Lolei is a small, and not particularly impressive temple which you can visit to complete your tour of the Roluos Group, but allocate the least time to it. This is the final temple constructed at Roluos before Yasovarman I moved the capital to the Angkor area.
The only other purpose of visiting Lolei (apart from completing the Roluos tour) are the exquisite carvings and inscriptions on the lintels. Like the East Mebon temple, Lolei was originally located on an island in the centre of a great baray, the Indratataka. The baray was built by Indravarman I, who constructed all but the northern dyke of the baray, and have positioned an island in the middle of the baray to carry the temple. The project was completed by his son Yasovarman I. Today the baray is dry, or converted into paddy fields.
The ruins of Lolei, Roluos Group
Built at the end of 9th Century
by Yasovarman I (reigned 889-910)
The man-made island on which Lolei stands is today seen as a large terrace measuring 90m x 80m. It used to have a wall around it with four gopuras. It has brick towers similar to those at Preah Ko, but they are not symmetrically placed.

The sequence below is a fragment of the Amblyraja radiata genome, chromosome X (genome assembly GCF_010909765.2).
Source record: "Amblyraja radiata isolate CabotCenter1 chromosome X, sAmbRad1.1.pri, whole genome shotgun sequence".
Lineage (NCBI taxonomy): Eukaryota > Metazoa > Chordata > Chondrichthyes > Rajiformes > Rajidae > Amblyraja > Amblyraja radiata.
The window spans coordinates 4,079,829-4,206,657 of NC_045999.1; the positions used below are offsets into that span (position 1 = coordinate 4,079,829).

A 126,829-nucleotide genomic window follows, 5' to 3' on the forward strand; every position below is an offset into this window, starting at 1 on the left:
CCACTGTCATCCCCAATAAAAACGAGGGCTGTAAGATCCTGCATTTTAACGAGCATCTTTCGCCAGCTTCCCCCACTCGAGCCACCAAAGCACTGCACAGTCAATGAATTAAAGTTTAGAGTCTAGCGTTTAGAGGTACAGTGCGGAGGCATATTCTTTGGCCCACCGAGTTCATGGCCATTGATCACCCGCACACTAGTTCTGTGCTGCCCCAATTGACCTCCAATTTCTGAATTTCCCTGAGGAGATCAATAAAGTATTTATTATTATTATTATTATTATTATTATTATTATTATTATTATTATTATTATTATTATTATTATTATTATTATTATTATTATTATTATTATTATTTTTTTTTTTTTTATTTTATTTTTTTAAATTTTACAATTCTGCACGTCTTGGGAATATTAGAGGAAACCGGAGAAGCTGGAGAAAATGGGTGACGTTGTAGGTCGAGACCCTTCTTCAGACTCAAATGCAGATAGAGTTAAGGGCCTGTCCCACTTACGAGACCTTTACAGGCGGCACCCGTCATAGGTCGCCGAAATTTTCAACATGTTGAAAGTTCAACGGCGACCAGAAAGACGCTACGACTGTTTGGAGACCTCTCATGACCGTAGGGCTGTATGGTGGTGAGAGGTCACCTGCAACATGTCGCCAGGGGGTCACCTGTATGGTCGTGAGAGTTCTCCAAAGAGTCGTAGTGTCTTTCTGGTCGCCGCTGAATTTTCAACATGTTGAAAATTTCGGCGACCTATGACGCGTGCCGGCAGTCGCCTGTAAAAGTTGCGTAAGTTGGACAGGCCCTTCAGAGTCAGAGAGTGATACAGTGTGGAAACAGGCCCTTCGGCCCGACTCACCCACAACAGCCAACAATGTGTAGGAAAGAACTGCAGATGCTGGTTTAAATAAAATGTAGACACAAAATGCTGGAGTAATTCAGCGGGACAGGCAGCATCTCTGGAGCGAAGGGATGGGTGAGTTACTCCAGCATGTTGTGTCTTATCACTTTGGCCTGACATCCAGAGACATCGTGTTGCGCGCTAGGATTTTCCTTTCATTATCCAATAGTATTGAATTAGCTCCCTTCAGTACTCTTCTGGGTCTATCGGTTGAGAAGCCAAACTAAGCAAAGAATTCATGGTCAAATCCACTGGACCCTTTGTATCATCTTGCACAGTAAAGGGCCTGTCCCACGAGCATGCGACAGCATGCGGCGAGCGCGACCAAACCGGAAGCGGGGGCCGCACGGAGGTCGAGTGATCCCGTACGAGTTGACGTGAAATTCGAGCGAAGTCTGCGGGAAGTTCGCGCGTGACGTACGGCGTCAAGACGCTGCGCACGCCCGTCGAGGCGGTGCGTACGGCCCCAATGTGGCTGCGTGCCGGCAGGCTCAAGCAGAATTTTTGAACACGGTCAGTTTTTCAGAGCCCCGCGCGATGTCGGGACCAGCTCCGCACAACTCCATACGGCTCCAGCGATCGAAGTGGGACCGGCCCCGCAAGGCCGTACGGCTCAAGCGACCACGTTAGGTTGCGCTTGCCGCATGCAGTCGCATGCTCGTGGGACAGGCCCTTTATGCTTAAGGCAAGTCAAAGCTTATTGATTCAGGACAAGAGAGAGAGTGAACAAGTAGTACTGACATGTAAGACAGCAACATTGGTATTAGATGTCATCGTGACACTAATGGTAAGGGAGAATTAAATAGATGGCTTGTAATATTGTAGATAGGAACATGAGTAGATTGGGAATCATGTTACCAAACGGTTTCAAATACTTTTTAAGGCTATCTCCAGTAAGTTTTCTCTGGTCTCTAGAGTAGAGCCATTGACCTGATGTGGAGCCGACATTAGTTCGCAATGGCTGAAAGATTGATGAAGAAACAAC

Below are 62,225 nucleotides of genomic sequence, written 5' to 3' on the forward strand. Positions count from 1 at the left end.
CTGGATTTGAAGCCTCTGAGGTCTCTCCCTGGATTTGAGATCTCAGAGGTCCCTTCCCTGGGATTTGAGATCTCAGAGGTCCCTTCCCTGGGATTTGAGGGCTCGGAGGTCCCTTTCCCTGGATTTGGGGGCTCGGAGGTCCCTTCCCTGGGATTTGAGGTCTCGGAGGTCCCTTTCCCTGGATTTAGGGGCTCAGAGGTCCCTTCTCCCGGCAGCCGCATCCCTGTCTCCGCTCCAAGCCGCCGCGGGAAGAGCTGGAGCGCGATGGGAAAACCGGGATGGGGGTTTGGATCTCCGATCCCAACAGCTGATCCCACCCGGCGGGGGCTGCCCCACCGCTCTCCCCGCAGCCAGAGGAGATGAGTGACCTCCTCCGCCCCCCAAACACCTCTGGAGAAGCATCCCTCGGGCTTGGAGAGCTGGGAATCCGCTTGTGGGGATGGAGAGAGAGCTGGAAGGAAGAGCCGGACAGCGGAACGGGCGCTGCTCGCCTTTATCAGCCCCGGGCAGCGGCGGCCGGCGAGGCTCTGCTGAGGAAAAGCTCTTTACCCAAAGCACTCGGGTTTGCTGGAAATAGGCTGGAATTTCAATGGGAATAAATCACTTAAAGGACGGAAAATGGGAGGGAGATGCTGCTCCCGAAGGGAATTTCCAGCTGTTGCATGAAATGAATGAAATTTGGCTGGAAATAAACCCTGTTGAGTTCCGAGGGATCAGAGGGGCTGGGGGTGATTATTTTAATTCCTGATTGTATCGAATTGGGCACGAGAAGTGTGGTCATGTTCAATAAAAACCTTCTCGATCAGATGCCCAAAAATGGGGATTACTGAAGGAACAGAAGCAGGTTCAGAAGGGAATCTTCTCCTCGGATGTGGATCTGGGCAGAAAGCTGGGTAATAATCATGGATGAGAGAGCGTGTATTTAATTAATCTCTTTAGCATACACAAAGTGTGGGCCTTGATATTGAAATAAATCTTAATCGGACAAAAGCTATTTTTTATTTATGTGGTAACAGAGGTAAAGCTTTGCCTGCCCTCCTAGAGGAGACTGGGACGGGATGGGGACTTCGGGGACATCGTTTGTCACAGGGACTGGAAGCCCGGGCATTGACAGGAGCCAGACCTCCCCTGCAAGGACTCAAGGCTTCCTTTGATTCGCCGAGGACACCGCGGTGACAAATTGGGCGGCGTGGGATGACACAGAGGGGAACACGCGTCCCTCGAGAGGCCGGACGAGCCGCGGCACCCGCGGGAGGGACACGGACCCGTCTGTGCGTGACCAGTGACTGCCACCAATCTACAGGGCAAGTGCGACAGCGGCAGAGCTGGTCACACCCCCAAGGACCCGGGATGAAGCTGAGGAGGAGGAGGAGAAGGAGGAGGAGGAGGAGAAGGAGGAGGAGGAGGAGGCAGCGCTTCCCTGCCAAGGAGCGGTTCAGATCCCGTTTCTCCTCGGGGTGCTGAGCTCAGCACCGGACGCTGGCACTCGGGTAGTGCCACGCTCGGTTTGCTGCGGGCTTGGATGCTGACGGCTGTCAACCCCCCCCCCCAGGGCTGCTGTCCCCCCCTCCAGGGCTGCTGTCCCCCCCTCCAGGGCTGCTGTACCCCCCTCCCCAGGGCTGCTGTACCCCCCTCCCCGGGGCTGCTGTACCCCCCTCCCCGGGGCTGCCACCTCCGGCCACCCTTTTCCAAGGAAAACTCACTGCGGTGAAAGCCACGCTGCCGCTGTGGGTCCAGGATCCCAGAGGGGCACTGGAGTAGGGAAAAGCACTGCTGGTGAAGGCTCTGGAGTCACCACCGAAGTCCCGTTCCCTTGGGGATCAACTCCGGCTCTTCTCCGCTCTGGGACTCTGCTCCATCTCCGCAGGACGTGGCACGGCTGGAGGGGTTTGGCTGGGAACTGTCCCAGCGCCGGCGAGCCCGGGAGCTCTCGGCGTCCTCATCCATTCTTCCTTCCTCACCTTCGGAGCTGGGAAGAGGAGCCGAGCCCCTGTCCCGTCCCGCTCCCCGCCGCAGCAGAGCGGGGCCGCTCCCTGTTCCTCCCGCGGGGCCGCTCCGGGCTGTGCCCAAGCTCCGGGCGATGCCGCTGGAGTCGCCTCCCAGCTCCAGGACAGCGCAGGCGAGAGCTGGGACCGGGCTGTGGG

How to reach LoleiLolei is part of the Roluos Group of temples, which are all located on the east side of Siem Reap. As they are not as spectacular as the sights within Angkor proper, they receive fewer tourists. Visitors usually explore the three Roluos temples in this order: Preah Ko, Bakong then Lolei. If you are independently, get a tuk tuk driver who knows the way.
From Siem Reap, take Route 6 for roughly 13km. 400m after the right turn (southwards) to Bakong, take the turning on your left to Lolei, which is 600m down the road. Is my explanation confusing? Ah, just get a tuk tuk driver who knows the way! Alternatively,
A prasat at Lolei shows reliefs carved on its retented corners.
Inscriptions at the doorway into the prasats of Lolei
A ruined prasat of Lolei shows false door on its western façade.
Side view of a prasat at Lolei. Note the stones carefully arranged on the side of the tower.
Stupas of an adjacent temple within the same compound as the Lolei monument.